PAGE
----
Alternative Transactional Lamps
The project Alternative Transactional Lamps imagines a world where there are no simple on/off switches. What if one had to send time with an object and learn how interact with it? The habitat for these lamps is a world full of friction - where nothing works as expected. Every technological interaction takes times, patience, and problem solving. What if all interactions were transactional?
produced by: Rachel Max
The Seduction of Technological Devices
The devices we use are always available for us (unless they need to be charged). With a simple touch of a button, hundreds of apps, connective technologies, media, and games are ready to be enjoyed. While we desire human contact, digital alternatives offer a seductive uncomplicated and non- transactional solution. We are lonely but fearful of intimacy (Turkle, p. 1). Interpersonal relationships are messy - fraught with uncertainty and complex emotions. Technology offers dependable and consistently available interaction. It is easier to check social media than it is to call a friend. This has resulted in more aspects of our lives becoming digital, which has subsequently reduced opportunities for social contact (Allen). Digital interactions offer inauthentic and unfulfilling ways of communicating which contributes to a perceived sense of loneliness. We also have less physical contact with each other which is imperative to us as a social species.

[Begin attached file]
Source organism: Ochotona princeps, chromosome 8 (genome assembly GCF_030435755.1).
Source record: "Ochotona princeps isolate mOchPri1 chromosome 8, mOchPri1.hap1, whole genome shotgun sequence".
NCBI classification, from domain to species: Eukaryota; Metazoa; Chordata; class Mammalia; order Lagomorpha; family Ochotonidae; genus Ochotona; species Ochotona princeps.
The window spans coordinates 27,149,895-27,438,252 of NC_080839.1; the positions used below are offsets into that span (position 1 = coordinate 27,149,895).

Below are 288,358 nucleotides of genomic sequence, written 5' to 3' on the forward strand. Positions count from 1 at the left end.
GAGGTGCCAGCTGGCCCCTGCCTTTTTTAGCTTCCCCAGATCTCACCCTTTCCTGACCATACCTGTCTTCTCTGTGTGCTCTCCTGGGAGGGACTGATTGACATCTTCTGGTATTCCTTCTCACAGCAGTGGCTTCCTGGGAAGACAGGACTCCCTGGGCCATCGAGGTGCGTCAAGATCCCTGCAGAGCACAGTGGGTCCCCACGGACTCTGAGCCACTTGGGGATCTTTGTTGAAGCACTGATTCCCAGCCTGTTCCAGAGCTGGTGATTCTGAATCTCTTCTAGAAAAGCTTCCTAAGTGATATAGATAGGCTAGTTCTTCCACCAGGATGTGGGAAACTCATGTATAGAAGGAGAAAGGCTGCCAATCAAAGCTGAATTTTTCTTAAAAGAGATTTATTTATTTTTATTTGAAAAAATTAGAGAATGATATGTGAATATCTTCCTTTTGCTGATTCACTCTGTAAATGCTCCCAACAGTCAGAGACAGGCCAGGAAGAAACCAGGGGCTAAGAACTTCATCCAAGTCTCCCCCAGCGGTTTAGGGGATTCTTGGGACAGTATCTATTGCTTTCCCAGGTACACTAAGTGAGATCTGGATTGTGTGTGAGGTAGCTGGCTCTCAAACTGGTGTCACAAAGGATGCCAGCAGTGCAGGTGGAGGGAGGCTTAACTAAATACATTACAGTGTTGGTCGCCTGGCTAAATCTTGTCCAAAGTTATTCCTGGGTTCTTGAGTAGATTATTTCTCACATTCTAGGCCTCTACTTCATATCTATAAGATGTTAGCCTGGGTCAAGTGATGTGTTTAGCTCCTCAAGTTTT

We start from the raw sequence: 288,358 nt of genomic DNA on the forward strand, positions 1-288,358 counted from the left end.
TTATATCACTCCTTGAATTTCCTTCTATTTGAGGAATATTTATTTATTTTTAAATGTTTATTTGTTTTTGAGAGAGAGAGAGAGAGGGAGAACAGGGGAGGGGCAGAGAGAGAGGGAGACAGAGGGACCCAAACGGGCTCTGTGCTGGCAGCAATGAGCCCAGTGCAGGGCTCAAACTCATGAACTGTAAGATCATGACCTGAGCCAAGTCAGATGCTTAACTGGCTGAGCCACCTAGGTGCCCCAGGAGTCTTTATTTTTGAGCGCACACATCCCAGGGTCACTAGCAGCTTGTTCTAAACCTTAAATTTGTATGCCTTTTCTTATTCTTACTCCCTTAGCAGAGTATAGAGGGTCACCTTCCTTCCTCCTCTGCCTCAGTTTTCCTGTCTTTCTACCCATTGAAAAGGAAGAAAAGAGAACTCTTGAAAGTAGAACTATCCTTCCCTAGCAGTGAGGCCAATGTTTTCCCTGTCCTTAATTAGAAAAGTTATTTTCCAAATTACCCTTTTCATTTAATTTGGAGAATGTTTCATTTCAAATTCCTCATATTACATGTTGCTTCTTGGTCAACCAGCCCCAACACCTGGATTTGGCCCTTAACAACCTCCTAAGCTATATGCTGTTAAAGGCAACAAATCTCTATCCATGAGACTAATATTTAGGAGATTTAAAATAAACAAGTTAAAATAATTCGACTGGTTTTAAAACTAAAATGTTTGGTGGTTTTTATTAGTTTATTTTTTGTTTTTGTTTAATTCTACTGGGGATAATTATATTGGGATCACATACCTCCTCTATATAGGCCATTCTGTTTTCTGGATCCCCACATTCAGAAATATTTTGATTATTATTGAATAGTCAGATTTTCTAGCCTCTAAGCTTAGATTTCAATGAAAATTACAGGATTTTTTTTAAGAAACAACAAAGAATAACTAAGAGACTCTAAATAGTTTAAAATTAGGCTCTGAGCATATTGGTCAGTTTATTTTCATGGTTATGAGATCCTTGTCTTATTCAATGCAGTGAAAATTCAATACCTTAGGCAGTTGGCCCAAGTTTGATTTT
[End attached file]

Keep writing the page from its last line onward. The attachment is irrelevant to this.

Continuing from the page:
For this project, I imagined a future where devices require time and effort to be used. I wanted to add the illusion of transaction - where the user must problem solve the interaction and then is ultimately more fulfilled when the device turns on or off. This project is simultaneously humorous and frustrating and is intended to stimulate discussion and reflection about the implications of ever-ready digital experiences all that we take for granted.v
I began by testing a simple circuit with a pushbutton and an LED. I used this tutorial from Arduino.org on State Change Detection. The code allows for a trigger to advance a counter and then conditional statements can be used to trigger events after a certain number of 'pushes". I exchanged the physical pushbutton for input from an ultrasonic distance sensor and a volume received from a small microphone.
For the prototypes I used single walled cardboard to play with methods of building a familiar shape of a lamp out of cardboard. Once I established the best way to build the lamps, I rebuilt them with double walled cardboard so they would withstand being transported to and from the Hatchlab. I found the circuits and boards a little tricky to hide at the bottom of lamps but I also did not want huge bases. It all worked out thanks to velcro, double sided artist tape, and plasticine.
I have several other ideas for a series of lamps like these. One idea would be for a lamp to roll away from the user and another where the upright arm would swivel away from the user. An early prototype of the latter is here. I would like to explore this lamp series in greater depth at a later date.
Source code, appendix, and related projects:
Allen, Chris. “How the Digitalisation of Everything Is Making Us More Lonely.” The Conversation, 2 May 2018, theconversation.com/how-the-digitalisation-of-everything-is-making-us-more-lonely-90870. Accessed 13 May 2018.
Malpass, Matthew. Critical Design in Context: History, Theory, and Practices. Bloomsbury Academic, an Imprint of Bloomsbury Publishing Plc, 2017. Digital. Kindle Edition.
Ratto, Matt. “Critical Making: Conceptual and Material Studies in Technology and Social Life.” The Information Society, vol. 27, no. 4, 2011, pp. 252–260
Turkle, Sherry. Alone Together: Why We Expect More from Technology and Less from Each Other. Basic Books, 2017.
Suchman, Lucy. Human-Machines Reconfigurations: Plans and Situated Actions. Cambridge University Press, 2009.